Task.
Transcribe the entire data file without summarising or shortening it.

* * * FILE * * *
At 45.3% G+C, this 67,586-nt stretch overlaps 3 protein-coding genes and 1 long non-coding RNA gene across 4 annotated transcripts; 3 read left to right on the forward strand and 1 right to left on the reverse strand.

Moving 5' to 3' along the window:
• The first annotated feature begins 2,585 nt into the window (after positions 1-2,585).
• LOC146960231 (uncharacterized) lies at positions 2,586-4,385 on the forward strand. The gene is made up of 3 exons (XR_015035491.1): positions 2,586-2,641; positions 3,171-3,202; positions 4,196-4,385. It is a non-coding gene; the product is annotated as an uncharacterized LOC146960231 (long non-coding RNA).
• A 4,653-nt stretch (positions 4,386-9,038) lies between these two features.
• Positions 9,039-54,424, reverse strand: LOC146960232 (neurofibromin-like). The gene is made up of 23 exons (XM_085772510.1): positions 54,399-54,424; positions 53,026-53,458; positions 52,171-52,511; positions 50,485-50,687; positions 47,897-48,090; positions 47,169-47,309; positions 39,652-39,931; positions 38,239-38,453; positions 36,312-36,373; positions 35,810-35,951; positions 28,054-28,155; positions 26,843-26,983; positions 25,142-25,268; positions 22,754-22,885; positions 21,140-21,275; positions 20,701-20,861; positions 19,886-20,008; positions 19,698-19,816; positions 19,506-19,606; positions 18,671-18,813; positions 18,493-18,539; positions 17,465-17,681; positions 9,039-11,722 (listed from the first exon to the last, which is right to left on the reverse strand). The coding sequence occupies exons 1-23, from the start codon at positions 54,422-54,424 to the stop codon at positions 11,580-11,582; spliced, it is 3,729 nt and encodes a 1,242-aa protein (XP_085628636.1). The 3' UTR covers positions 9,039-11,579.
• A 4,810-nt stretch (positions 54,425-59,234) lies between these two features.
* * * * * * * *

At 45.3% G+C, this 67,586-nt stretch overlaps 3 protein-coding genes and 1 long non-coding RNA gene across 4 annotated transcripts; 3 read left to right on the forward strand and 1 right to left on the reverse strand.

Moving 5' to 3' along the window:
• The first annotated feature begins 2,585 nt into the window (after positions 1-2,585).
• LOC146960231 (uncharacterized) lies at positions 2,586-4,385 on the forward strand. The gene is made up of 3 exons (XR_015035491.1): positions 2,586-2,641; positions 3,171-3,202; positions 4,196-4,385. It is a non-coding gene; the product is annotated as an uncharacterized LOC146960231 (long non-coding RNA).
• A 4,653-nt stretch (positions 4,386-9,038) lies between these two features.
• Positions 9,039-54,424, reverse strand: LOC146960232 (neurofibromin-like). The gene is made up of 23 exons (XM_085772510.1): positions 54,399-54,424; positions 53,026-53,458; positions 52,171-52,511; positions 50,485-50,687; positions 47,897-48,090; positions 47,169-47,309; positions 39,652-39,931; positions 38,239-38,453; positions 36,312-36,373; positions 35,810-35,951; positions 28,054-28,155; positions 26,843-26,983; positions 25,142-25,268; positions 22,754-22,885; positions 21,140-21,275; positions 20,701-20,861; positions 19,886-20,008; positions 19,698-19,816; positions 19,506-19,606; positions 18,671-18,813; positions 18,493-18,539; positions 17,465-17,681; positions 9,039-11,722 (listed from the first exon to the last, which is right to left on the reverse strand). The coding sequence occupies exons 1-23, from the start codon at positions 54,422-54,424 to the stop codon at positions 11,580-11,582; spliced, it is 3,729 nt and encodes a 1,242-aa protein (XP_085628636.1). The 3' UTR covers positions 9,039-11,579.
• A 4,810-nt stretch (positions 54,425-59,234) lies between these two features.